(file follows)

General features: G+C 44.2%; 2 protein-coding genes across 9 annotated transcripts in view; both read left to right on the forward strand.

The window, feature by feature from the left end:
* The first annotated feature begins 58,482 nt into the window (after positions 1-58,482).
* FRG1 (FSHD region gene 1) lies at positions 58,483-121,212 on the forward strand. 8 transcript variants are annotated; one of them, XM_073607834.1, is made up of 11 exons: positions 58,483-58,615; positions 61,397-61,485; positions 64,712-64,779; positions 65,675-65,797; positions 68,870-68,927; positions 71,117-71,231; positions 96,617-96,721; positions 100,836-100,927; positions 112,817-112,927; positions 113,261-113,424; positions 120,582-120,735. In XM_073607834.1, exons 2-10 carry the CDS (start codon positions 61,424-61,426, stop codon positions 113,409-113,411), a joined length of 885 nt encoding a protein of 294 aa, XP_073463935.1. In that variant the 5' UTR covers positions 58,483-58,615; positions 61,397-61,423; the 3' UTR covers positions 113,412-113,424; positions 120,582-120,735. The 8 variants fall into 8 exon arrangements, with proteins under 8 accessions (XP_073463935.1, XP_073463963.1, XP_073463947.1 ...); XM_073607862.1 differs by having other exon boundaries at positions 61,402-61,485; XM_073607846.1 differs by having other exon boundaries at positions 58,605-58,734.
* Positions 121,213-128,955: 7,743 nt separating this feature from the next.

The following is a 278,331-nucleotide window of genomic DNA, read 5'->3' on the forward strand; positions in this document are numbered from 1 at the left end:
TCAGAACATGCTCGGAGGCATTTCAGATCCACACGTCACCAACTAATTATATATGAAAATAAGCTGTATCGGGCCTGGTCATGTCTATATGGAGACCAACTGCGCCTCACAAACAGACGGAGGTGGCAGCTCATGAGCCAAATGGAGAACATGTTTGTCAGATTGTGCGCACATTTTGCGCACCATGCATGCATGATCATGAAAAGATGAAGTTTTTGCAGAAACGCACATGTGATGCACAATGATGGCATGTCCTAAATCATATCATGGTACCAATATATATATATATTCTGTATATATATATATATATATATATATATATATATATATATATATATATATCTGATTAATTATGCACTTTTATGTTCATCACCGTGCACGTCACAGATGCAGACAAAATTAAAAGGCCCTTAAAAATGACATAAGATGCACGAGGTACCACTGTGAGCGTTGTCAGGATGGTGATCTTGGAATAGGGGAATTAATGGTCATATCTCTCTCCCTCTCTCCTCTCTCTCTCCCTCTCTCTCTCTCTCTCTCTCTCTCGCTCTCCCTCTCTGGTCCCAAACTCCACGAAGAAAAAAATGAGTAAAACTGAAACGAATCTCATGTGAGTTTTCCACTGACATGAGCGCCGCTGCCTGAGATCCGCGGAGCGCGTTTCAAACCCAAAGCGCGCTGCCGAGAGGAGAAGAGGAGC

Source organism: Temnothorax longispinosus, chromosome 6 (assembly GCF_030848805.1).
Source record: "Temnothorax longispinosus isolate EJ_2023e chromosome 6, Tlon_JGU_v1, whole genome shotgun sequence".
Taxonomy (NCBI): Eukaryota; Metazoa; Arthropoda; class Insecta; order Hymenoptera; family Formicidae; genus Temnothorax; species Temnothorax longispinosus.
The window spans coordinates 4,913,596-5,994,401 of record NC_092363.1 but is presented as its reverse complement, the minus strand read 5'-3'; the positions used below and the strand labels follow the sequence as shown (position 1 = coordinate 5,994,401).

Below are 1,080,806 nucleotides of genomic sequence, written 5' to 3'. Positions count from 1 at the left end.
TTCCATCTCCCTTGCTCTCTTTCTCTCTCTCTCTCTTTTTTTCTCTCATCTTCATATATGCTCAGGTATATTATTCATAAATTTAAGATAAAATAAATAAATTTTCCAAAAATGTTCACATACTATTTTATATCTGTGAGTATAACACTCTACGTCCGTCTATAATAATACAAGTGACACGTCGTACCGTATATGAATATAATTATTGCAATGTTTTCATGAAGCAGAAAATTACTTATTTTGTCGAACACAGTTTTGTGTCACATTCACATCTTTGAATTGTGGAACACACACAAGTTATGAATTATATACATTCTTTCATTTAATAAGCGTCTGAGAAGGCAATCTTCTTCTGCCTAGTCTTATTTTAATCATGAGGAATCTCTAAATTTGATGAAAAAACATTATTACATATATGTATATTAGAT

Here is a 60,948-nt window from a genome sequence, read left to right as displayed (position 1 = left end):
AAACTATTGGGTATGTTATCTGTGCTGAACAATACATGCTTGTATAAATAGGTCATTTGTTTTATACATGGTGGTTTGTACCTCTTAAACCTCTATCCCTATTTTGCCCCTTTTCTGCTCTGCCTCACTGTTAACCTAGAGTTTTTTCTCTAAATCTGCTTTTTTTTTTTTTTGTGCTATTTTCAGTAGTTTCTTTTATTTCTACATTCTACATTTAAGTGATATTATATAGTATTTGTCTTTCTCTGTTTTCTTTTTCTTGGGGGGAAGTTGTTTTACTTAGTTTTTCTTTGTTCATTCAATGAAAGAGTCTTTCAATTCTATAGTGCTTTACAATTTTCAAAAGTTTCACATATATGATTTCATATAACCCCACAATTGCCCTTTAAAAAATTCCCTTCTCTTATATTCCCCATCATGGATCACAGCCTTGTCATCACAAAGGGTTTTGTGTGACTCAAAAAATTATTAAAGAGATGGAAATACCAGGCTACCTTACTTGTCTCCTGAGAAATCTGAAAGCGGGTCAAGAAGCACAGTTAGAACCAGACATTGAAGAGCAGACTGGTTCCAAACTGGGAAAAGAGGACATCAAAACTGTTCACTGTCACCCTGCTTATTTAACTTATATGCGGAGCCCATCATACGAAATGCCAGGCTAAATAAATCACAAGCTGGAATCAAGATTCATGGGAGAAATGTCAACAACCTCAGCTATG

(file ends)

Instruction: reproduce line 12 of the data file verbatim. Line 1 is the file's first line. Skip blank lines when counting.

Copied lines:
Below are 1,080,806 nucleotides of genomic sequence, written 5' to 3'. Positions count from 1 at the left end.